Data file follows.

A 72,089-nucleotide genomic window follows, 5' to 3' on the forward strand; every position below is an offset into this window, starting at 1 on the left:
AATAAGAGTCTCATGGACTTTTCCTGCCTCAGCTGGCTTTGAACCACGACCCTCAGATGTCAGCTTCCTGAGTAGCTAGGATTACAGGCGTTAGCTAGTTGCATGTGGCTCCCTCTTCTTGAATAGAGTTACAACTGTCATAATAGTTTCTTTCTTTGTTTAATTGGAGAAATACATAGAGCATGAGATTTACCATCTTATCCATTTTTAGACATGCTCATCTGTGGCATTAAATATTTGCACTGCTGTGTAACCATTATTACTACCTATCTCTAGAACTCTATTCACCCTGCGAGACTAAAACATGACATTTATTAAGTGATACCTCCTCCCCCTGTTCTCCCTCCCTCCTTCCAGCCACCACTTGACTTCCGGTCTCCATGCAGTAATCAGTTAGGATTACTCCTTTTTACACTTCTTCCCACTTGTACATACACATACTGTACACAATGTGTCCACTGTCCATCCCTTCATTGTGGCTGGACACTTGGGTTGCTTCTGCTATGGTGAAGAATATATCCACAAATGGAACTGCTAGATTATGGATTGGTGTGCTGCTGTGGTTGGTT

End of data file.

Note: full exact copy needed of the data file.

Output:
A 72,089-nucleotide genomic window follows, 5' to 3' on the forward strand; every position below is an offset into this window, starting at 1 on the left:
AATAAGAGTCTCATGGACTTTTCCTGCCTCAGCTGGCTTTGAACCACGACCCTCAGATGTCAGCTTCCTGAGTAGCTAGGATTACAGGCGTTAGCTAGTTGCATGTGGCTCCCTCTTCTTGAATAGAGTTACAACTGTCATAATAGTTTCTTTCTTTGTTTAATTGGAGAAATACATAGAGCATGAGATTTACCATCTTATCCATTTTTAGACATGCTCATCTGTGGCATTAAATATTTGCACTGCTGTGTAACCATTATTACTACCTATCTCTAGAACTCTATTCACCCTGCGAGACTAAAACATGACATTTATTAAGTGATACCTCCTCCCCCTGTTCTCCCTCCCTCCTTCCAGCCACCACTTGACTTCCGGTCTCCATGCAGTAATCAGTTAGGATTACTCCTTTTTACACTTCTTCCCACTTGTACATACACATACTGTACACAATGTGTCCACTGTCCATCCCTTCATTGTGGCTGGACACTTGGGTTGCTTCTGCTATGGTGAAGAATATATCCACAAATGGAACTGCTAGATTATGGATTGGTGTGCTGCTGTGGTTGGTT